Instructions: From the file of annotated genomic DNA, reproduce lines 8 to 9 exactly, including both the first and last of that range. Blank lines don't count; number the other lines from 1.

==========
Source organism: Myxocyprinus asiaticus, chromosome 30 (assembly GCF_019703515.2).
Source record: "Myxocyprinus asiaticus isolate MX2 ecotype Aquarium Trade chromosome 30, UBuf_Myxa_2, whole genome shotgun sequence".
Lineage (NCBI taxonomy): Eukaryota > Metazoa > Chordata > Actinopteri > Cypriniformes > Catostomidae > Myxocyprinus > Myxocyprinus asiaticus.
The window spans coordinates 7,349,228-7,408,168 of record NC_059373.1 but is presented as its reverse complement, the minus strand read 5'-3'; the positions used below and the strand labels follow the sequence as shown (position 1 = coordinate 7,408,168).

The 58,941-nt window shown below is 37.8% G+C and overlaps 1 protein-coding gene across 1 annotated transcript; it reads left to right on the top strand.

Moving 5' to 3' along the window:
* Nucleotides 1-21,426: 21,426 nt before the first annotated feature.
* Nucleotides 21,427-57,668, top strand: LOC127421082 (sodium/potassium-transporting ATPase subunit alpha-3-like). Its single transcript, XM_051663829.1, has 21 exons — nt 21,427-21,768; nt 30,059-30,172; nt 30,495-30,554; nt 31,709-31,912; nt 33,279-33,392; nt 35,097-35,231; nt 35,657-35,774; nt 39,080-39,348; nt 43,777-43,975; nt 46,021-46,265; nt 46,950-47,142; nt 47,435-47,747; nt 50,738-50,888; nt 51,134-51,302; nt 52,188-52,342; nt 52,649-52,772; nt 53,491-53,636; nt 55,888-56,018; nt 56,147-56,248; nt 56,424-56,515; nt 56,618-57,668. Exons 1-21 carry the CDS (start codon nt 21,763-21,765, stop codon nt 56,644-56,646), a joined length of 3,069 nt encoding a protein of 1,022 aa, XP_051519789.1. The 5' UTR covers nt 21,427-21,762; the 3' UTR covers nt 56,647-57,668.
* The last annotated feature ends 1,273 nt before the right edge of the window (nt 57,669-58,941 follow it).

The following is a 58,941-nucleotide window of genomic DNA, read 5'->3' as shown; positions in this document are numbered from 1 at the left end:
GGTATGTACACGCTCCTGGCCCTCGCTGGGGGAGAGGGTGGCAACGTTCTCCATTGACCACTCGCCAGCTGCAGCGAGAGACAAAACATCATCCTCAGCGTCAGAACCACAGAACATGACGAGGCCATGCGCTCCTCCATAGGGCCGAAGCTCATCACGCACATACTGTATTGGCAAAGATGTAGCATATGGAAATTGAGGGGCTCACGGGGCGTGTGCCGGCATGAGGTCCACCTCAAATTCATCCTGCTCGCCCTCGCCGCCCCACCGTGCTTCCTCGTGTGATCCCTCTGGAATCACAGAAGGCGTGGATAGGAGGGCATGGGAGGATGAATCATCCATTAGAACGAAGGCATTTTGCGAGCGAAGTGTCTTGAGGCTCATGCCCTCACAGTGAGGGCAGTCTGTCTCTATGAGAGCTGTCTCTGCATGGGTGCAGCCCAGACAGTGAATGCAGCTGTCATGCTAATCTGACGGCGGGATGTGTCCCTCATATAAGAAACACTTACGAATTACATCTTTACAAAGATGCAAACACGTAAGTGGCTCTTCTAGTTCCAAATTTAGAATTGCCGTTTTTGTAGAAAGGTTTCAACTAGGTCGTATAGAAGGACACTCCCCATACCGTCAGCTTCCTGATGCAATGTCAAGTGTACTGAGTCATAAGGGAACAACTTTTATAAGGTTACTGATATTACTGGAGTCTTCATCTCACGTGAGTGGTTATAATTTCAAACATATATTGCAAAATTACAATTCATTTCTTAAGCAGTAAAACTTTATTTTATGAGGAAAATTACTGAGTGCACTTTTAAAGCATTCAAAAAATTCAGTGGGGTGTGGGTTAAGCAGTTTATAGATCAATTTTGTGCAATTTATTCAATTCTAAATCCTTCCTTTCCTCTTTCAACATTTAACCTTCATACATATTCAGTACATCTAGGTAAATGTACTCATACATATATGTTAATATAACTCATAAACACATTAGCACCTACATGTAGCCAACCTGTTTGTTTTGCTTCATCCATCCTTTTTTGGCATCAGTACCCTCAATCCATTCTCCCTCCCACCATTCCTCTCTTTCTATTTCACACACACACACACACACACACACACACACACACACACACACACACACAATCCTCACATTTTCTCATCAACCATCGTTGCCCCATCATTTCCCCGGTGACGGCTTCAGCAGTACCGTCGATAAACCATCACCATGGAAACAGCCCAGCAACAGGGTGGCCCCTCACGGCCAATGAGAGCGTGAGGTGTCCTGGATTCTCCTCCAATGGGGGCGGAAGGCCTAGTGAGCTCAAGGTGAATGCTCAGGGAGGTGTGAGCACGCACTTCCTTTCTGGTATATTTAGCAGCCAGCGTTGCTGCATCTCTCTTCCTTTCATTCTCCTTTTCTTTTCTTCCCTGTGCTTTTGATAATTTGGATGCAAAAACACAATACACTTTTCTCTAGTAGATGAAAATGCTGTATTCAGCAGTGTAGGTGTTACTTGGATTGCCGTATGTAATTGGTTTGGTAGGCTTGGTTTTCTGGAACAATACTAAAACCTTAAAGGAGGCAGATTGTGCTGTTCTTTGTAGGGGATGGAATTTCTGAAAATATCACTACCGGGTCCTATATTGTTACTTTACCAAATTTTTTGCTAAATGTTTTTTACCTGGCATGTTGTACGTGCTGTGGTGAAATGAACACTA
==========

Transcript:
* Nucleotides 21,427-57,668, top strand: LOC127421082 (sodium/potassium-transporting ATPase subunit alpha-3-like). Its single transcript, XM_051663829.1, has 21 exons — nt 21,427-21,768; nt 30,059-30,172; nt 30,495-30,554; nt 31,709-31,912; nt 33,279-33,392; nt 35,097-35,231; nt 35,657-35,774; nt 39,080-39,348; nt 43,777-43,975; nt 46,021-46,265; nt 46,950-47,142; nt 47,435-47,747; nt 50,738-50,888; nt 51,134-51,302; nt 52,188-52,342; nt 52,649-52,772; nt 53,491-53,636; nt 55,888-56,018; nt 56,147-56,248; nt 56,424-56,515; nt 56,618-57,668. Exons 1-21 carry the CDS (start codon nt 21,763-21,765, stop codon nt 56,644-56,646), a joined length of 3,069 nt encoding a protein of 1,022 aa, XP_051519789.1. The 5' UTR covers nt 21,427-21,762; the 3' UTR covers nt 56,647-57,668.
* The last annotated feature ends 1,273 nt before the right edge of the window (nt 57,669-58,941 follow it).